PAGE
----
Jose Luis Perez

Jose Luis Perez
Deputy General Counsel

Serving as LatinoJustice PRLDEF’s Legal Director for the past decade, Jose has been the lead lawyer in a number of ground-breaking immigrants’ rights cases including: establishing protections for immigrant tenants in New York City; enjoining private landlord in New Jersey from being required to verify immigration status of prospective tenants; limited local police enforcement of civil immigration warrants; and most recently, securing a precedential court decision in the Cesar Vargas NY Bar admission case, holding that a DACAmented law graduate can fulfill state character and fitness Bar admission licensing requirements, and be found eligible for Bar admission by the Court Character and Fitness Committee even absent any pre-condition state legislative action. He also works very closely with the education division on our many pipeline pre-law programs and has mentored numerous college and law students of color over the years.

Jose is in his 33rd year as a public interest lawyer and is a 1985 graduate of St. John’s University School of Law. He began his legal career as a prosecutor with the Queens County District Attorney’s Office and the NYC Housing Authority’s Anti-Narcotics Strike Force. He also worked at the NYC Legal Aid Society for over ten years, as a staff attorney in the Juvenile Rights Division representing children in Family Court proceedings, and later serving as a supervising attorney in LAS’ Civil Division Brooklyn and Harlem Neighborhood Offices overseeing the housing and family law practices. Prior to that, Jose spent a year at Hofstra Law School supervising student attorneys in the Housing Rights and Disabilities Law Clinics while teaching lawyering and litigation skills.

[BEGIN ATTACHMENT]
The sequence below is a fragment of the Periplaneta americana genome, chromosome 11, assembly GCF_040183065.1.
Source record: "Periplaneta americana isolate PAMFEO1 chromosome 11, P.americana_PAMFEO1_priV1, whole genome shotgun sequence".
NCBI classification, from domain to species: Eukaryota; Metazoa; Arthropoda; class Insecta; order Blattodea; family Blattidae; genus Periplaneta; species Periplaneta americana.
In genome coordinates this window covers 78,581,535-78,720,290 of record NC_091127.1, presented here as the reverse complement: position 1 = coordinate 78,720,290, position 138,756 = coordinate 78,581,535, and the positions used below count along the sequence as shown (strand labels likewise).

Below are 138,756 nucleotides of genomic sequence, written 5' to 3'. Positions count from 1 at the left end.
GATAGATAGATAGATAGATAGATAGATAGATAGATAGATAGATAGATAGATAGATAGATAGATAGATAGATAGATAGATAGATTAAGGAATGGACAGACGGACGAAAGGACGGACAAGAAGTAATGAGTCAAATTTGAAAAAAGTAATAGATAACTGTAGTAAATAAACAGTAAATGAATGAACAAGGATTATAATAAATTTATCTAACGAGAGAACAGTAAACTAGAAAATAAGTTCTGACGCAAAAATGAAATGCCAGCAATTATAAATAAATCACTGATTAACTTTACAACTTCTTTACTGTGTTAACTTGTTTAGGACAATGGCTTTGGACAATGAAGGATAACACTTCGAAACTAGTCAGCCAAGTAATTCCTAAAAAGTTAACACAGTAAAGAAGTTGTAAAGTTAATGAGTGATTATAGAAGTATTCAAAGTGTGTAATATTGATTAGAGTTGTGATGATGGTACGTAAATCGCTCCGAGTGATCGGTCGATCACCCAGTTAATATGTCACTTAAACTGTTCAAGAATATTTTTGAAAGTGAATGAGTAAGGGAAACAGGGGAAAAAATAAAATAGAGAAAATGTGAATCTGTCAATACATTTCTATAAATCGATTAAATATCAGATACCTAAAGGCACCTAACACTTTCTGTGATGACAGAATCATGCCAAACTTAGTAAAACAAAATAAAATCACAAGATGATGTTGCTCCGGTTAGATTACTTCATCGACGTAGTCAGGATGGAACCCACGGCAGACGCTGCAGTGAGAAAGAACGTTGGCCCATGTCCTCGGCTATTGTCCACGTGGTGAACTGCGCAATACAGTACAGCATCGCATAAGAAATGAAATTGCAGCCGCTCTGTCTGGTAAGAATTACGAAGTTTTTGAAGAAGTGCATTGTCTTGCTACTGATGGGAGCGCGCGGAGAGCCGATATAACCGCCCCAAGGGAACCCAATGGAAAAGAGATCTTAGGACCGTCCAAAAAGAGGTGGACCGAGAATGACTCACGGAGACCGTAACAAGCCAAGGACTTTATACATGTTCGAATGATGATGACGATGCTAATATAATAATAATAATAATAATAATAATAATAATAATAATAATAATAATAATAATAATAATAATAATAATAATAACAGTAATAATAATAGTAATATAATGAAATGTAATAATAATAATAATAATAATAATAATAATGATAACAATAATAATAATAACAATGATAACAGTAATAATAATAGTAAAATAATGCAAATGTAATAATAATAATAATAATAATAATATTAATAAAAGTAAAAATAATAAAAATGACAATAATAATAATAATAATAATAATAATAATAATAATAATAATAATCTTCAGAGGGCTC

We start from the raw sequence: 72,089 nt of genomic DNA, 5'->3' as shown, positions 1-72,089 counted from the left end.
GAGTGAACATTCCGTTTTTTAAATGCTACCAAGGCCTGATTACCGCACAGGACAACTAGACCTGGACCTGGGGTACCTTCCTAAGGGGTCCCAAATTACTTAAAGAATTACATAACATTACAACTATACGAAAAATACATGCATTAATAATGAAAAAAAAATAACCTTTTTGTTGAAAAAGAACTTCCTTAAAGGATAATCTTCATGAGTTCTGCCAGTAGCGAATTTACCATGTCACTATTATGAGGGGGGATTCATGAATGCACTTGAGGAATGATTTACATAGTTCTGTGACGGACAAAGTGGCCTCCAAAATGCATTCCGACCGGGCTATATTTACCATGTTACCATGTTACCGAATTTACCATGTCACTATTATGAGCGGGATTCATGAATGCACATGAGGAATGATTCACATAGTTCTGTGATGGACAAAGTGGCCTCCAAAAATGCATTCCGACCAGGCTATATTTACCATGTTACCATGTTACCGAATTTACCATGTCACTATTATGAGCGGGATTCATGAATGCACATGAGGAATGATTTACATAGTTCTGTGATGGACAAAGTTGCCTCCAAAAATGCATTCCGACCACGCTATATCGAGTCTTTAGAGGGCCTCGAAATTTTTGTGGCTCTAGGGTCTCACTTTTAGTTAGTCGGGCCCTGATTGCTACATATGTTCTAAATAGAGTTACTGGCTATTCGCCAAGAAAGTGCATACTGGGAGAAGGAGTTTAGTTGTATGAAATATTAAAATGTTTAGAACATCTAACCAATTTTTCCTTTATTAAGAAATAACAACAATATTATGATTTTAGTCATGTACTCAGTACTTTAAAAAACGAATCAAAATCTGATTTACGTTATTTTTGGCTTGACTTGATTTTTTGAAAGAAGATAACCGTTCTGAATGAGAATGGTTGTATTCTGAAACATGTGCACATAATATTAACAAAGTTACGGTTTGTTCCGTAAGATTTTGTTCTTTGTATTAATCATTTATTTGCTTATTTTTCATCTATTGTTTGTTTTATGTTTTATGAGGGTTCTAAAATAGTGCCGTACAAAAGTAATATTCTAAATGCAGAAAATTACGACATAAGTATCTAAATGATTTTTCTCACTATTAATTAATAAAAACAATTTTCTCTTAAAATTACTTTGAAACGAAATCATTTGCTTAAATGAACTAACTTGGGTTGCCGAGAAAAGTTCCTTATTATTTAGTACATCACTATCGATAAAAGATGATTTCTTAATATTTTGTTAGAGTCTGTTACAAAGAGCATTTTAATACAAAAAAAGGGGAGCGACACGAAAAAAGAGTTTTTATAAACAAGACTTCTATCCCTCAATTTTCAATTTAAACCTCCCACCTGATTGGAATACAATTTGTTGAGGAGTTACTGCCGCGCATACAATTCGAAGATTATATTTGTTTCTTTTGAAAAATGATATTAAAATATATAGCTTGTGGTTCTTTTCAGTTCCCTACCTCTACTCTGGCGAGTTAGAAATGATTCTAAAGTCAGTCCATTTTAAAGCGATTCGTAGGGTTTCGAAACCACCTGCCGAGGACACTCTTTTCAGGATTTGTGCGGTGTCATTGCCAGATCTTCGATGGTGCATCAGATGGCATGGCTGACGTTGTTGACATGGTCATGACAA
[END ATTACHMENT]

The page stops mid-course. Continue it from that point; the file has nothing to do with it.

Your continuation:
Jose served as an assistant attorney general, deputy chief, and acting chief of the NYS Attorney General’s Consumer Frauds and Protection Bureau.

Our Team

OUR TEAM

Juan Cartagena

Juan Cartagena

President and General Counsel

"There is an urgent need today … to analyze the intersection of police reforms, changes in the penal system and drug policy in this country. In reality, Latinos are disproportionately and negatively affected by police and criminal system practices that discriminate against them but rarely involve them in forging solutions."

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